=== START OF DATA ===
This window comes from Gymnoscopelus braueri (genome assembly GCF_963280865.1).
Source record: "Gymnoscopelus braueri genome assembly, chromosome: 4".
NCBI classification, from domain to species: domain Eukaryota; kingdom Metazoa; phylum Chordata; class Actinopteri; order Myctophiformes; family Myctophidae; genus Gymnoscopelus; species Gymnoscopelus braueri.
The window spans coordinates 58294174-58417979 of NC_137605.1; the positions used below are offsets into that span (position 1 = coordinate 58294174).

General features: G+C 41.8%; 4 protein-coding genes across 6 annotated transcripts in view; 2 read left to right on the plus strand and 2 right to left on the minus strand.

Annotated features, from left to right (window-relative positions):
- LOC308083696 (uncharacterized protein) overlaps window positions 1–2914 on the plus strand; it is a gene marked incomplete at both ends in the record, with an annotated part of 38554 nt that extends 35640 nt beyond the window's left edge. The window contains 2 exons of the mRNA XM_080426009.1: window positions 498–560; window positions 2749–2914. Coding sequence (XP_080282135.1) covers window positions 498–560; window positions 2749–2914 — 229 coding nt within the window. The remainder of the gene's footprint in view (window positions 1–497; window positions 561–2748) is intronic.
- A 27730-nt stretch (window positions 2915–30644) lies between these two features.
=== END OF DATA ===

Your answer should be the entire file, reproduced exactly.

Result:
This window comes from Gymnoscopelus braueri (genome assembly GCF_963280865.1).
Source record: "Gymnoscopelus braueri genome assembly, chromosome: 4".
NCBI classification, from domain to species: domain Eukaryota; kingdom Metazoa; phylum Chordata; class Actinopteri; order Myctophiformes; family Myctophidae; genus Gymnoscopelus; species Gymnoscopelus braueri.
The window spans coordinates 58294174-58417979 of NC_137605.1; the positions used below are offsets into that span (position 1 = coordinate 58294174).

General features: G+C 41.8%; 4 protein-coding genes across 6 annotated transcripts in view; 2 read left to right on the plus strand and 2 right to left on the minus strand.

Annotated features, from left to right (window-relative positions):
- LOC308083696 (uncharacterized protein) overlaps window positions 1–2914 on the plus strand; it is a gene marked incomplete at both ends in the record, with an annotated part of 38554 nt that extends 35640 nt beyond the window's left edge. The window contains 2 exons of the mRNA XM_080426009.1: window positions 498–560; window positions 2749–2914. Coding sequence (XP_080282135.1) covers window positions 498–560; window positions 2749–2914 — 229 coding nt within the window. The remainder of the gene's footprint in view (window positions 1–497; window positions 561–2748) is intronic.
- A 27730-nt stretch (window positions 2915–30644) lies between these two features.